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|He had business at Combe Magna.
Written by Reeba
(10/11/2009 3:44 p.m.)
in consequence of the missive, Willoughby v Wickham, penned by Anselm
"Had I known as much half an hour ago -- But since I am here"
So even half an hour ago would have been enough for him to turn the other way to Combe Magna (?) where he had business.
His visit was prompted only by the news of the impending death of Marianne.
I have divided his visit into stages depending on his responses.
"Why did you call, Mr. Willoughby?" said Elinor, reproachfully; "a note would have answered every purpose. Why was it necessary to call?"
"It was necessary to my own pride. I could not bear to leave the country in a manner that might lead you, or the rest of the neighbourhood, to suspect any part of what had really passed between Mrs. Smith and myself,
"For once, Miss Dashwood -- it will be the last time, perhaps -- let us be cheerful together. -- I am in a fine mood for gaiety. -- Tell me honestly" -- a deeper glow overspreading his cheeks -- "do you think me most a knave or a fool?"
I'm astonished (along with Elinor) at this kind of talk.
"Is this the real reason of your coming?"
How can he say what he wanted to say to a dying Marianne, vulnerable, and carried away by passion?
ďwith an expressive smile, and a voice perfectly calm. "Yes, I am very drunk. -- A pint of porter with my cold beef at Marlborough was enough to overset me."
"At Marlborough!" cried Elinor, more and more at a loss to understand what he would be at.
"Yes -- I left London this morning at eight o'clock, and the only ten minutes I have spent out of my chaise since that time, procured me a nuncheon at Marlborough."
Poor fellow. But of course Elinor sees that heís not drunk.
What is it, that you mean by it?"
"if I can, to make you hate me one degree less than you do now . I mean to offer some kind of explanation, some kind of apology, for the past -- to open my whole heart to you, and by convincing you, that though I have been always a blockhead, I have not been always a rascal, to obtain something like forgiveness from Ma -- from your sister."
So Elinor informs him that Marianne has forgiven him.
He feels forestalled!! Otherwise his job is done and he should go. But no, he wants acceptance and understanding of his behaviour. He has demands for a repenting person doesnít he?
Now will you listen to me?"
And then we are treated to a very incoherent narration where he ends up baring his soul and character, by sometimes saying things which he thinks he ought to say, and sometimes actually speaking the truth (which turns out to be quite ugly).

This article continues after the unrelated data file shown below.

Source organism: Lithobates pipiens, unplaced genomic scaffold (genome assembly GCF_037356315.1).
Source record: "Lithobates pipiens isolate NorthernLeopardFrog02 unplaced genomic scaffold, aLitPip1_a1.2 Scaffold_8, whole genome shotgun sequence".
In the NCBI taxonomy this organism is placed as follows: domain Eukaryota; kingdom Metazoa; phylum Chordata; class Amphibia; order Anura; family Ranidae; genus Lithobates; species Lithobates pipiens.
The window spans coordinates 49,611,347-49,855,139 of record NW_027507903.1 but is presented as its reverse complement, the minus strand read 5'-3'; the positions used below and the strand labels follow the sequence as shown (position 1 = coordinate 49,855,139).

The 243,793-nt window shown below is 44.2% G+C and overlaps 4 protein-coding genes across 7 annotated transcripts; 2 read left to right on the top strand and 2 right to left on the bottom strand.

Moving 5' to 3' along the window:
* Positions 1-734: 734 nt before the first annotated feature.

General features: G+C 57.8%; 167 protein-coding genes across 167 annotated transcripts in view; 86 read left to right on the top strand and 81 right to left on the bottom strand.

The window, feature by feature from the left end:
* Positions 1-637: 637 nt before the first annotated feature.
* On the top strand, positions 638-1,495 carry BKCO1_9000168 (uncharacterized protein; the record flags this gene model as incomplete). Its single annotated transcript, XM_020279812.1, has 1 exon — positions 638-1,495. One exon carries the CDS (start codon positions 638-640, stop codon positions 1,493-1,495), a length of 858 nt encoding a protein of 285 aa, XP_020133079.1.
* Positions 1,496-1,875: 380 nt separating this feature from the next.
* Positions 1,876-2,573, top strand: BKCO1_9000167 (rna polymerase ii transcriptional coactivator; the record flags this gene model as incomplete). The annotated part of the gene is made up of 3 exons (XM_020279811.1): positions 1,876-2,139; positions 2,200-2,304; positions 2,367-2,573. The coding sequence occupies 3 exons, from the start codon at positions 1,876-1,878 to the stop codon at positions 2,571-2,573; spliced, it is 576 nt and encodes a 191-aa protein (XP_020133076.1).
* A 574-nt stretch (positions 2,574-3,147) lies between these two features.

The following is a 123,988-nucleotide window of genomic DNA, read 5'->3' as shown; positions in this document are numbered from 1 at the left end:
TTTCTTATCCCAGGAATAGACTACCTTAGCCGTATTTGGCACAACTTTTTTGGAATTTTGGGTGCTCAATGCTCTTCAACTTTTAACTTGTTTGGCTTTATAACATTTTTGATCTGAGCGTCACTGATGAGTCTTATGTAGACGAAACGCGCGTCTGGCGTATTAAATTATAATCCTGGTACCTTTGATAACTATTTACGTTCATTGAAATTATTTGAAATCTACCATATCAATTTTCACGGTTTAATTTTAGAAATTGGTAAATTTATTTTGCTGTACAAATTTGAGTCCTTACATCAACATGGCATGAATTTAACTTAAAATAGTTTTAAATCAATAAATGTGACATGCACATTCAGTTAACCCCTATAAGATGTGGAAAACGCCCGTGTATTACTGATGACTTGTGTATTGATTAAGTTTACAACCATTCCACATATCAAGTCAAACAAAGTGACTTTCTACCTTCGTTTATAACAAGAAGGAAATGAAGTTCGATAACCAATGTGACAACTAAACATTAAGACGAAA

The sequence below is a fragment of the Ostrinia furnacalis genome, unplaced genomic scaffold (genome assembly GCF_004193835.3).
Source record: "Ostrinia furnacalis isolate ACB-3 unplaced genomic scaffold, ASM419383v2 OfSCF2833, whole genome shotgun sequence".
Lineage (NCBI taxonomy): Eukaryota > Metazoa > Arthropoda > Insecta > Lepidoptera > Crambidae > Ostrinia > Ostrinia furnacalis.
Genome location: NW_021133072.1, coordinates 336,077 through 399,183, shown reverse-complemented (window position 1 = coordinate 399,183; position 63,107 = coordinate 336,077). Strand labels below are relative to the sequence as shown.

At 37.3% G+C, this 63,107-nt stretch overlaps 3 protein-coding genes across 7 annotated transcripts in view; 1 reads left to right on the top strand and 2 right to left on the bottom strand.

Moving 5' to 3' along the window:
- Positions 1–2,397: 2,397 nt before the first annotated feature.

His incoherency arises from what Elinor lets drop during his narration. Like;
"You did then," said Elinor, a little softened, "believe yourself at one time attached to her."
Of course I donít understand Elinorís question here because he has just confessed that;
I did not know the extent of the injury I meditated, because I did not then know what it was to love. But have I ever known it? -- Well may it be doubted; for, had I really loved, could I have sacrificed my feelings to vanity, to avarice? -- or, what is more, could I have sacrificed hers? -- But I have done it.
But it is enough to set him off into describing how he suffered.
At the same time his repentant heart canít stop him from saying;
Honest stupid soul. of Sir John.
Thrice he shows his dislike of Colonel Brandon.
The end says it all. He who pretends to ask forgiveness cannot forgive others, though I see no reason why he needs to forgive Col Brandon. Perhaps he defeated him in the duel!!! :-D
His dislike of Col Brandon (I think itís him that he means here, I wonder what made him think Marianne would marry Col Brandon)
"But she will be gained by some one else. And if that some one should be the very he whom, of all others, I could least bear -- But I will not stay to rob myself of all your compassionate good-will, by showing that where I have most injured I can least forgive.
How can he feel repentant when he shows such jealousy that he canít bear to see Marianne married, especially to the man he dislikes.
From which angle does he show any characteristics of a man who wants to apologise and ask forgiveness?
I don't think his long ride justifies believing he had genuine feelings.
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